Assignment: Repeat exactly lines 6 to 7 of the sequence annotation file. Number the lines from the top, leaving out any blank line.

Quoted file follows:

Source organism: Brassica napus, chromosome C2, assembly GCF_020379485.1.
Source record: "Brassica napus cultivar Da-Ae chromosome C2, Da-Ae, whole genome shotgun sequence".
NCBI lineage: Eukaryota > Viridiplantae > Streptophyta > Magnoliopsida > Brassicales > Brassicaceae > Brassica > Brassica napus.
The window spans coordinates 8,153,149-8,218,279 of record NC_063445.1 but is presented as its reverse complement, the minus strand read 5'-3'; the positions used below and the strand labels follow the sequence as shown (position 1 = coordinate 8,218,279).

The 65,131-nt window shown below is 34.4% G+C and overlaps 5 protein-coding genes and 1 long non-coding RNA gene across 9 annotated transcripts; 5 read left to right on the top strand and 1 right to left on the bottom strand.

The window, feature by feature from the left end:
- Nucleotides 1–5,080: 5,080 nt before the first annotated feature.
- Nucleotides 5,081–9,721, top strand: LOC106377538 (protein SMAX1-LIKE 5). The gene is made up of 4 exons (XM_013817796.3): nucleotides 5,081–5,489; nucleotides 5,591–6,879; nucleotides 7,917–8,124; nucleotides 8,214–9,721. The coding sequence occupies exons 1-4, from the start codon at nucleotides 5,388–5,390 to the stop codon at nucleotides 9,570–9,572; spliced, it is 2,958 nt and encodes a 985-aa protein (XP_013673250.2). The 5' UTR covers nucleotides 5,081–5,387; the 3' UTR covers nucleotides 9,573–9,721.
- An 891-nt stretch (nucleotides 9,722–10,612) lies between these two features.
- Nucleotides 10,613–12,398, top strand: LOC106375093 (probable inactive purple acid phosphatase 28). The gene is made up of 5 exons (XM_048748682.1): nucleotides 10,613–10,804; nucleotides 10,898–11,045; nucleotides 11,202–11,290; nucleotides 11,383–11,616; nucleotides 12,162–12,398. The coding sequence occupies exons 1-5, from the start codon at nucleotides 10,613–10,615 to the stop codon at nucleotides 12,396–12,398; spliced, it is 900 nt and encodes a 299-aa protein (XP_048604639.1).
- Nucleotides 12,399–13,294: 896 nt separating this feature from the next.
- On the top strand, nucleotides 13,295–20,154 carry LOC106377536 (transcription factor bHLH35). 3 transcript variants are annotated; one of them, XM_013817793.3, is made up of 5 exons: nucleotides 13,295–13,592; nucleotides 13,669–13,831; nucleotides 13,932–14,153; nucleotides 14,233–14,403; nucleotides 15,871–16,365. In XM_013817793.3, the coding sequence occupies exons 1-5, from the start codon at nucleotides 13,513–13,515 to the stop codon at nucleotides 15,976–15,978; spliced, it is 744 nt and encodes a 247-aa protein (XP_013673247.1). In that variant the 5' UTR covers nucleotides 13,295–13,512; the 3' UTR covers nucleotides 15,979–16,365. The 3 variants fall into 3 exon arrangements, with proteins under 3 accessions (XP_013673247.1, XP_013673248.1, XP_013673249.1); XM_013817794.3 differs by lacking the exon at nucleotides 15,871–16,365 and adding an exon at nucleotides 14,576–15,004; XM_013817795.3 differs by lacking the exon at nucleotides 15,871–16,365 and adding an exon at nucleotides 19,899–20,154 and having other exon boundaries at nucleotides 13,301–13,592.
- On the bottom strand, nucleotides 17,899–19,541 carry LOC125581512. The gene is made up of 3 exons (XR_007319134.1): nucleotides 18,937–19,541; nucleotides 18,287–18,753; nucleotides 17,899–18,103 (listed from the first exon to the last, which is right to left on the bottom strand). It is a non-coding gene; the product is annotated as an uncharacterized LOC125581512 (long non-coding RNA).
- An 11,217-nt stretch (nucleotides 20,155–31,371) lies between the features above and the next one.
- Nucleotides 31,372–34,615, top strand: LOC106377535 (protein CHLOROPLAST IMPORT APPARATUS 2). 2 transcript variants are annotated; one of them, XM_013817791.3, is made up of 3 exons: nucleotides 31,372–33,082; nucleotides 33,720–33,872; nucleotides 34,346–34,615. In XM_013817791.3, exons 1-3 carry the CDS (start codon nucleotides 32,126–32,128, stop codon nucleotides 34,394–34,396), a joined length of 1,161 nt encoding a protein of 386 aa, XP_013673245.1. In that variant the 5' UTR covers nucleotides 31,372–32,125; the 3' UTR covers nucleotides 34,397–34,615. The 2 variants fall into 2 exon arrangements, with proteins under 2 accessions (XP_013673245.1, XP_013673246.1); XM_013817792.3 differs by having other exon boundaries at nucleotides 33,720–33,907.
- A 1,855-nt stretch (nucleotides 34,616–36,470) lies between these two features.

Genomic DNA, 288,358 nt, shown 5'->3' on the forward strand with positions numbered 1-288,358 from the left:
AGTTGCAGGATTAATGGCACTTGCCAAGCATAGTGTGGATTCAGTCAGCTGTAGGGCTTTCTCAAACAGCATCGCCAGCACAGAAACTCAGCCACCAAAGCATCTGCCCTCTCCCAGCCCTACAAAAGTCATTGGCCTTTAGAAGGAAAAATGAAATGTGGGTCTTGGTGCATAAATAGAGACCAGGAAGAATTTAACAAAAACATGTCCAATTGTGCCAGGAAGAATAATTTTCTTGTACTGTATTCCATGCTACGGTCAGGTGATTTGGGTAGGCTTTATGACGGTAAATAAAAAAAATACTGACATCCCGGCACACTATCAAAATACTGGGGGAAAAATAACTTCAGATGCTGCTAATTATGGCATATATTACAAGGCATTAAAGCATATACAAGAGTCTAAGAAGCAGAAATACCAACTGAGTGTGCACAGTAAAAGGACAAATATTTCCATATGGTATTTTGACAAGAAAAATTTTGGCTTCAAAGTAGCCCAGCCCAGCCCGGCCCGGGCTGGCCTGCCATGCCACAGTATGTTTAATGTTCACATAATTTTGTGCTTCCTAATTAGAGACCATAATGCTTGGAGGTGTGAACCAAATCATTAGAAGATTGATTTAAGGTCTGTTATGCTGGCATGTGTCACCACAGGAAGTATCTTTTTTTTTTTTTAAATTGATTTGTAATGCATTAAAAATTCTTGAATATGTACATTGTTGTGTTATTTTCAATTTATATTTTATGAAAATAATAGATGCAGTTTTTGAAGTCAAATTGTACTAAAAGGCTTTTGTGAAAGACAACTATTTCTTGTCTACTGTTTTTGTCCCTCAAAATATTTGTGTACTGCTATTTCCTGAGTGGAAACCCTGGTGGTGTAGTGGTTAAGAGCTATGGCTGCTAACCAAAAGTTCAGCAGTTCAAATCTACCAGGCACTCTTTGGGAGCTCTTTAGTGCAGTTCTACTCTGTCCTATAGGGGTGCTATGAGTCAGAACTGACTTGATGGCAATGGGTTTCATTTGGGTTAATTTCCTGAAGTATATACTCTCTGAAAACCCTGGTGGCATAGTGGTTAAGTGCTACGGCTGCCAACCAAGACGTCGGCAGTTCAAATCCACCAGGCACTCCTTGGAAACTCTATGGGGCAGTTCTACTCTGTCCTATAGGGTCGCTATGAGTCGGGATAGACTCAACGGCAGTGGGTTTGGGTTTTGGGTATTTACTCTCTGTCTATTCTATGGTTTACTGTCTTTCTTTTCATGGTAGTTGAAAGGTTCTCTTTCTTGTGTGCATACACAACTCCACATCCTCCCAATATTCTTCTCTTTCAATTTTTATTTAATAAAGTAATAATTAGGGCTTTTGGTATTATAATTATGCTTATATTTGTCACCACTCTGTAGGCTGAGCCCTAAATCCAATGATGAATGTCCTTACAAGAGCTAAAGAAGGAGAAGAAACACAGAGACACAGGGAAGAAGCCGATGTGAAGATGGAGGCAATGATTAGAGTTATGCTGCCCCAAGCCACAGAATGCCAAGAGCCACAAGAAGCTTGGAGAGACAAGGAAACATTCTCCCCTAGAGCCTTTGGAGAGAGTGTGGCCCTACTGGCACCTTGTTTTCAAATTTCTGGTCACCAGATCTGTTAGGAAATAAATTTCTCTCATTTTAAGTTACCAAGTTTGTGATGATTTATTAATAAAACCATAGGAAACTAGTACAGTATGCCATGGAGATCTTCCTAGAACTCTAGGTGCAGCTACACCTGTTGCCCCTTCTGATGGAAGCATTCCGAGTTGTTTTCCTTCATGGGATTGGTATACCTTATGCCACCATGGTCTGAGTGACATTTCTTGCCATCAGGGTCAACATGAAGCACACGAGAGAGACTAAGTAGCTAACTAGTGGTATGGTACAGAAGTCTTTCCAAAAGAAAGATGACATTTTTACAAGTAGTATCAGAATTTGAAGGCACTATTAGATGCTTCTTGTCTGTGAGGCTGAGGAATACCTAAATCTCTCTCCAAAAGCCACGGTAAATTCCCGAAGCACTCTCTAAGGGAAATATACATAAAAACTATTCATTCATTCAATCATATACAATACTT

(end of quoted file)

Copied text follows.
The window, feature by feature from the left end:
- Nucleotides 1–5,080: 5,080 nt before the first annotated feature.